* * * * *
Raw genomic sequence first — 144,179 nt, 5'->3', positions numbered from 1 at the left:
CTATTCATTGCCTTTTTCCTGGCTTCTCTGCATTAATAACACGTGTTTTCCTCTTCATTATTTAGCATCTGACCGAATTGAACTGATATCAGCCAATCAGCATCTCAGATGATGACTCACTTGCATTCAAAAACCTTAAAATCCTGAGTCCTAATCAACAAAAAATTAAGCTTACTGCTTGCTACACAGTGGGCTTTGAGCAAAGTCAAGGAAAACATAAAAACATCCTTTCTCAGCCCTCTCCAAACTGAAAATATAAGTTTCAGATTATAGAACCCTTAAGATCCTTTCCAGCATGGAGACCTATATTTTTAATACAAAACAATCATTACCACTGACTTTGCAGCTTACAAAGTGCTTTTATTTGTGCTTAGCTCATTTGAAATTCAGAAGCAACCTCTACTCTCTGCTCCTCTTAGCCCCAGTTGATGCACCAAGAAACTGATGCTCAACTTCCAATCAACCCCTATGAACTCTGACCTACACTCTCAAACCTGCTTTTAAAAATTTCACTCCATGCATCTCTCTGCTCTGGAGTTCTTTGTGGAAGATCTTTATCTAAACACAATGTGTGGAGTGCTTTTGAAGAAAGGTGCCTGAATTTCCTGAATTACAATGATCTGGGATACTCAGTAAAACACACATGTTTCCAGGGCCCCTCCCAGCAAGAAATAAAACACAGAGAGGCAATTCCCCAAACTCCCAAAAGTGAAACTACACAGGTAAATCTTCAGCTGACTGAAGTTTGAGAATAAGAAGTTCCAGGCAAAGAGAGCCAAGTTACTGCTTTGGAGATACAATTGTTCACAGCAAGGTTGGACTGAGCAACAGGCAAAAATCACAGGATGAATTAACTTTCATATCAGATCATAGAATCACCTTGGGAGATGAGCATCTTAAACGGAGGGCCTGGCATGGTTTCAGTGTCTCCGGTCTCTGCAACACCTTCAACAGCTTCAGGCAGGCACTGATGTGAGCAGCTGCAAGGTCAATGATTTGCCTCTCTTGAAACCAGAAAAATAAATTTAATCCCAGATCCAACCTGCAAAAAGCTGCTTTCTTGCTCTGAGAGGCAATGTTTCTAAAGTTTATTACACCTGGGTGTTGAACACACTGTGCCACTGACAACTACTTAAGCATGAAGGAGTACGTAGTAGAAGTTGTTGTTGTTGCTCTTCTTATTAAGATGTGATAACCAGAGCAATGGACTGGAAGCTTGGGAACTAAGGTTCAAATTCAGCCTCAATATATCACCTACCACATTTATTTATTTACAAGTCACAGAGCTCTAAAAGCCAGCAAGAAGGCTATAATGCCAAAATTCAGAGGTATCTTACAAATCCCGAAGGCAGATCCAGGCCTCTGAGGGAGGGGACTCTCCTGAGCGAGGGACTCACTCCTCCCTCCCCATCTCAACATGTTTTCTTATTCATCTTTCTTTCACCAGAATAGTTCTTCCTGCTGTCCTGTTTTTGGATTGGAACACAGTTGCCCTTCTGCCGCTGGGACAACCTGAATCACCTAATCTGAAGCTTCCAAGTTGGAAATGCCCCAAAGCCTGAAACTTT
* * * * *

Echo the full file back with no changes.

Raw genomic sequence first — 144,179 nt, 5'->3', positions numbered from 1 at the left:
CTATTCATTGCCTTTTTCCTGGCTTCTCTGCATTAATAACACGTGTTTTCCTCTTCATTATTTAGCATCTGACCGAATTGAACTGATATCAGCCAATCAGCATCTCAGATGATGACTCACTTGCATTCAAAAACCTTAAAATCCTGAGTCCTAATCAACAAAAAATTAAGCTTACTGCTTGCTACACAGTGGGCTTTGAGCAAAGTCAAGGAAAACATAAAAACATCCTTTCTCAGCCCTCTCCAAACTGAAAATATAAGTTTCAGATTATAGAACCCTTAAGATCCTTTCCAGCATGGAGACCTATATTTTTAATACAAAACAATCATTACCACTGACTTTGCAGCTTACAAAGTGCTTTTATTTGTGCTTAGCTCATTTGAAATTCAGAAGCAACCTCTACTCTCTGCTCCTCTTAGCCCCAGTTGATGCACCAAGAAACTGATGCTCAACTTCCAATCAACCCCTATGAACTCTGACCTACACTCTCAAACCTGCTTTTAAAAATTTCACTCCATGCATCTCTCTGCTCTGGAGTTCTTTGTGGAAGATCTTTATCTAAACACAATGTGTGGAGTGCTTTTGAAGAAAGGTGCCTGAATTTCCTGAATTACAATGATCTGGGATACTCAGTAAAACACACATGTTTCCAGGGCCCCTCCCAGCAAGAAATAAAACACAGAGAGGCAATTCCCCAAACTCCCAAAAGTGAAACTACACAGGTAAATCTTCAGCTGACTGAAGTTTGAGAATAAGAAGTTCCAGGCAAAGAGAGCCAAGTTACTGCTTTGGAGATACAATTGTTCACAGCAAGGTTGGACTGAGCAACAGGCAAAAATCACAGGATGAATTAACTTTCATATCAGATCATAGAATCACCTTGGGAGATGAGCATCTTAAACGGAGGGCCTGGCATGGTTTCAGTGTCTCCGGTCTCTGCAACACCTTCAACAGCTTCAGGCAGGCACTGATGTGAGCAGCTGCAAGGTCAATGATTTGCCTCTCTTGAAACCAGAAAAATAAATTTAATCCCAGATCCAACCTGCAAAAAGCTGCTTTCTTGCTCTGAGAGGCAATGTTTCTAAAGTTTATTACACCTGGGTGTTGAACACACTGTGCCACTGACAACTACTTAAGCATGAAGGAGTACGTAGTAGAAGTTGTTGTTGTTGCTCTTCTTATTAAGATGTGATAACCAGAGCAATGGACTGGAAGCTTGGGAACTAAGGTTCAAATTCAGCCTCAATATATCACCTACCACATTTATTTATTTACAAGTCACAGAGCTCTAAAAGCCAGCAAGAAGGCTATAATGCCAAAATTCAGAGGTATCTTACAAATCCCGAAGGCAGATCCAGGCCTCTGAGGGAGGGGACTCTCCTGAGCGAGGGACTCACTCCTCCCTCCCCATCTCAACATGTTTTCTTATTCATCTTTCTTTCACCAGAATAGTTCTTCCTGCTGTCCTGTTTTTGGATTGGAACACAGTTGCCCTTCTGCCGCTGGGACAACCTGAATCACCTAATCTGAAGCTTCCAAGTTGGAAATGCCCCAAAGCCTGAAACTTT